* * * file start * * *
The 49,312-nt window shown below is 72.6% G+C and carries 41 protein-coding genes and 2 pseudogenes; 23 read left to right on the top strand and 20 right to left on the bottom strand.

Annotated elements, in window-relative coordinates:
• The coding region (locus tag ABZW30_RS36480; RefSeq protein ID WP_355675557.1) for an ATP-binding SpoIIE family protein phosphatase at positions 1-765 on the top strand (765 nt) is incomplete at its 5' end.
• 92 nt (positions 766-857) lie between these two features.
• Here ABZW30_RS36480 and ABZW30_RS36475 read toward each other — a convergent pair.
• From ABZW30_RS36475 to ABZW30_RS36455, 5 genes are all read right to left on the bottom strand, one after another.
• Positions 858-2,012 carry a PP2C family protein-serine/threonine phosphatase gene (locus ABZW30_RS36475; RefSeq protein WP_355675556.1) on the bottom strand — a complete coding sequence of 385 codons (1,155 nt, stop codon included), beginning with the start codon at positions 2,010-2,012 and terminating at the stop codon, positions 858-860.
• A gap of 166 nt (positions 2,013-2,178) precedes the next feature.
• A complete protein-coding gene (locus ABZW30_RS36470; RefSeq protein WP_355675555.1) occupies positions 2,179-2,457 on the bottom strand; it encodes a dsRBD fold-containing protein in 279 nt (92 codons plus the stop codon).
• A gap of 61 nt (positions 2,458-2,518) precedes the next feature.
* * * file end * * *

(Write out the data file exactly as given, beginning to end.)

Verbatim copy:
The 49,312-nt window shown below is 72.6% G+C and carries 41 protein-coding genes and 2 pseudogenes; 23 read left to right on the top strand and 20 right to left on the bottom strand.

Annotated elements, in window-relative coordinates:
• The coding region (locus tag ABZW30_RS36480; RefSeq protein ID WP_355675557.1) for an ATP-binding SpoIIE family protein phosphatase at positions 1-765 on the top strand (765 nt) is incomplete at its 5' end.
• 92 nt (positions 766-857) lie between these two features.
• Here ABZW30_RS36480 and ABZW30_RS36475 read toward each other — a convergent pair.
• From ABZW30_RS36475 to ABZW30_RS36455, 5 genes are all read right to left on the bottom strand, one after another.
• Positions 858-2,012 carry a PP2C family protein-serine/threonine phosphatase gene (locus ABZW30_RS36475; RefSeq protein WP_355675556.1) on the bottom strand — a complete coding sequence of 385 codons (1,155 nt, stop codon included), beginning with the start codon at positions 2,010-2,012 and terminating at the stop codon, positions 858-860.
• A gap of 166 nt (positions 2,013-2,178) precedes the next feature.
• A complete protein-coding gene (locus ABZW30_RS36470; RefSeq protein WP_355675555.1) occupies positions 2,179-2,457 on the bottom strand; it encodes a dsRBD fold-containing protein in 279 nt (92 codons plus the stop codon).
• A gap of 61 nt (positions 2,458-2,518) precedes the next feature.